James Scott was sentenced to life in prison for causing a destructive levee break during the Flood of '93. But was he simply an easy scapegoat for a town raging at its devastation?

Legg, on the other hand, remains convinced of Scott's innocence. "I don't think he did it, I really don't," he says. "I really believe that if someone had gone out there and sabotaged that levee, they would have died in doing so. I told that to the jury, and I told that to the jury because I believe it, and I believe it to this day -- although when push comes to shove, I don't know what happened on that levee; I don't think anybody really does."

Fear and Loathing in Quincy

James Scott recalls a fairly ordinary life growing up. He was an average kid making average grades who liked to play soccer and watch football, a real sports nut. But when he was 13, he and brother Jeff burned down Webster Elementary School. In a town of 50,000 people, he says, it was impossible for him to live down that stigma.

James Scott
Jennifer Silverberg
James Scott
James Scott: "There's the truth, but people don’t want that in this case. They haven't got the whole story. My side of the story hasn't changed, and it's not going to change. Theirs has. I wish the people could believe in me."
James Scott: "There's the truth, but people don’t want that in this case. They haven't got the whole story. My side of the story hasn't changed, and it's not going to change. Theirs has. I wish the people could believe in me."

At 17, it was a garage. He did a five-year stretch in prison for that one.

He credits a lot of anger back then to the fires. He says he wasn't out to get anyone, nor did he intend to harm anyone. He says the actual act of making a fire and watching it spark and catch was the driving force behind his madness.

"Things I've done in general, you know, the stupid fires, the stealing, this and that -- I don't know, I never got everything I asked for when I was a kid, but Mom and Dad was always trying to be there," he says. "Dad blames himself for not being there all the time. I've told him, "Don't blame yourself. Kids are going to do what they want to. You can't change that.'"

And sometimes, you can't change what others think of you, either.

"If you ask me, they should have had the trial here locally," says Jack Freiburg, an insurance agent in Quincy. "Know what we would have done? We'd have hung him from the Bayview Bridge and let the birds get at him. The birds should get a crack at Jimmy Scott, too."

Bob Hofmeister, a farmer who testified against Scott, thinks Scott is a sick man who can do no right. Asked what sealed his decision as to Scott's guilt, Hofmeister says just knowing Scott over the years was enough knowledge.

"We knew he was the man; it was only a matter of proving it," he says. "I knew in my mind he'd have to brag about it in a bar, and so we convicted him on circumstantial evidence. He's a menace to society and too dangerous to be free."

While some think Scott's punishment is too harsh, Hofmeister figures it's not enough. "This individual is too dangerous to be in society," he says. And what would he suggest? "Maybe hang him from a tree and everybody go home for lunch," he says.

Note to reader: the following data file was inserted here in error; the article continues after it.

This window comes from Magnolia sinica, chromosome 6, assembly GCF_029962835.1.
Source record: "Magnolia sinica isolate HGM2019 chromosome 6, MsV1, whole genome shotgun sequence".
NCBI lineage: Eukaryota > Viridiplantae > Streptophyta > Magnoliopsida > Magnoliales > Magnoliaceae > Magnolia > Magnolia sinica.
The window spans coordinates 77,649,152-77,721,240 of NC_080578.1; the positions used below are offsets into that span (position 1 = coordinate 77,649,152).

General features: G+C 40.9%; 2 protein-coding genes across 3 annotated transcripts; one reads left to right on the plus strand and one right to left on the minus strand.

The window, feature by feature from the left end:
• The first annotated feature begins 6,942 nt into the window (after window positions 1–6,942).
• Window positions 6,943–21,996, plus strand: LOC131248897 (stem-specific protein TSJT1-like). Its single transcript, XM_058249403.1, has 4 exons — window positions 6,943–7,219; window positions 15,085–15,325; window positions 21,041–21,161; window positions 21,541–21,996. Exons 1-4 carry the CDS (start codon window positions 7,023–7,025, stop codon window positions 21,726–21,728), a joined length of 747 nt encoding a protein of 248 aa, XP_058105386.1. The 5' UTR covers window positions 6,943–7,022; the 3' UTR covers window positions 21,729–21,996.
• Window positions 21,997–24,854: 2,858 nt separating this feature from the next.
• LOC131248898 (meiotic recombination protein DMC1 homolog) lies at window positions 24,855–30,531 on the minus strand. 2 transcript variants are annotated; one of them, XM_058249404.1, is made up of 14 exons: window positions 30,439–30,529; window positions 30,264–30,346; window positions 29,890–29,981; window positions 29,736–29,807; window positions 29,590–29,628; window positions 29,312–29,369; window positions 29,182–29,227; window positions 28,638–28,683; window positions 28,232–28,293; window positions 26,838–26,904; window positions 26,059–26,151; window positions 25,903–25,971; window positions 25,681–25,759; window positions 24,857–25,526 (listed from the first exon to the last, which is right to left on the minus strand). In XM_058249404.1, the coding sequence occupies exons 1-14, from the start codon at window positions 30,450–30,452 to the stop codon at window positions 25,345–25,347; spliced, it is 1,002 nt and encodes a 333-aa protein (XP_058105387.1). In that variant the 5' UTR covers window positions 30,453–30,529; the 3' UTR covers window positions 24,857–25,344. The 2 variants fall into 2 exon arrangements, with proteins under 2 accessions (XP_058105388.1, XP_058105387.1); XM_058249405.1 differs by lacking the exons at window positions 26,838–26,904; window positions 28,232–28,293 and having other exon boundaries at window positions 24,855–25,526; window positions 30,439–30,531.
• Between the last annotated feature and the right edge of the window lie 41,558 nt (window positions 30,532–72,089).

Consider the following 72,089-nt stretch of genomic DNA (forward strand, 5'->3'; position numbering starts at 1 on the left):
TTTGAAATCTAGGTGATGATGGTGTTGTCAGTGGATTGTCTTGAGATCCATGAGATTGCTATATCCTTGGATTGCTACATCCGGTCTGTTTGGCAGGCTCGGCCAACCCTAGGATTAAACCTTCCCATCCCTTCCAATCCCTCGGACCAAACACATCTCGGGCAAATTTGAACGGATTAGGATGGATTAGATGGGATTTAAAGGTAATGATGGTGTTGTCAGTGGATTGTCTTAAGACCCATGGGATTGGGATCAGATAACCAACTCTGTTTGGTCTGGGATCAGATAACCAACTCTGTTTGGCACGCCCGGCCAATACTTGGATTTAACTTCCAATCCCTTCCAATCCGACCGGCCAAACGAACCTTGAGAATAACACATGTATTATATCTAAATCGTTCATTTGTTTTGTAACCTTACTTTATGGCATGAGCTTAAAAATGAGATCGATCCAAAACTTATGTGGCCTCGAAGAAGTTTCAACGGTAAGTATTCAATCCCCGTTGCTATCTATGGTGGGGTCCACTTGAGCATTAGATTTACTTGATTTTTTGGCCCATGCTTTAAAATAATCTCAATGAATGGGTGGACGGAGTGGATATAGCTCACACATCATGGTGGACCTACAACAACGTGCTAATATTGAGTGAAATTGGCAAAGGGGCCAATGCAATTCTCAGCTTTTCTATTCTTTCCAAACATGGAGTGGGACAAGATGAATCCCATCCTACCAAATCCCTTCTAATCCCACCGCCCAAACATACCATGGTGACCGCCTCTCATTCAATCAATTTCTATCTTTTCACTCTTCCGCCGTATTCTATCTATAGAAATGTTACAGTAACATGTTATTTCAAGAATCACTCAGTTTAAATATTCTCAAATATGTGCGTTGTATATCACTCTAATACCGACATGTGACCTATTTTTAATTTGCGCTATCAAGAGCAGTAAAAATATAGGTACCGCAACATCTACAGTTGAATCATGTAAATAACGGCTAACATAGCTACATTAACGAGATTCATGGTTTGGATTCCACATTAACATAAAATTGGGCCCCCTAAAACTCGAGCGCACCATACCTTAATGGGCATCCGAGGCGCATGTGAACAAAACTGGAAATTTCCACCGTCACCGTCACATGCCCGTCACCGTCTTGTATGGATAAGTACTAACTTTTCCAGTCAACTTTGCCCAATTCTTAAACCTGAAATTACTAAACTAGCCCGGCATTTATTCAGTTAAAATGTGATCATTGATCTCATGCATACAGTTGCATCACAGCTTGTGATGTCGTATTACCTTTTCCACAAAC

Fortunately for Scott, Judge Robert Clayton stayed within the law. And he lectured Scott at the sentencing. "I think you have a problem with unbridled aggressive behavior," he told Scott. "I'm not sure where that anger comes from, but I cannot and will not run the risk that you may or may not be able to curtail your aggressive impulse and anger. You are a threat to society." Six years later, Clayton says Scott "absolutely" deserves to be where he is.

Clayton was new on the bench at the time, and this case was a baptism by fire for him. He was in a precarious position; not only was this one of his first sentencings, it was the first sentencing in Missouri history for this law. What to do? Because Scott had been a troubled youth, Clayton threw the book at him.

"You are in touch with reality, but you are out of touch with empathy," Clayton told Scott. "So maybe the water will put the fire in you out."

Scott says he had done his time for his past crimes and that those crimes should therefore have had no bearing on this case. "There hasn't been no fires since. No thoughts of fires, either. When I see them now in certain places, my heart goes out to the people involved who lost," he says.

When the Levee Breaks

Dr. R. David Hammer has been a soil and atmospheric-sciences expert, working with river systems for more than 20 years and teaching for the last 14 years at the University of Missouri-Columbia. Hammer knows levees, having grown up near one. He testified for the defense in the second trial, proclaiming Scott's innocence on the grounds of science. Hammer says now he is even firmer on his stance -- that this case has left a bad taste in his mouth. He testified that six parameters increase the likelihood of levee failure under flood conditions. The levee at West Quincy met all six.

"They did several things that were just absolutely outrageous," he says. "The first one was, they didn't anticipate in advance that the crest that was coming out of the Raccoon River in Iowa was going to affect them."

The Raccoon River, which flows into the Mississippi, was moving faster than anticipated. Prolonged rainfall in southwestern Iowa in July filled up the surrounding lakes and reservoirs, causing all the rainwater to flow into the Raccoon. As that crest started to move down the Mississippi, it broke levees everywhere it went.

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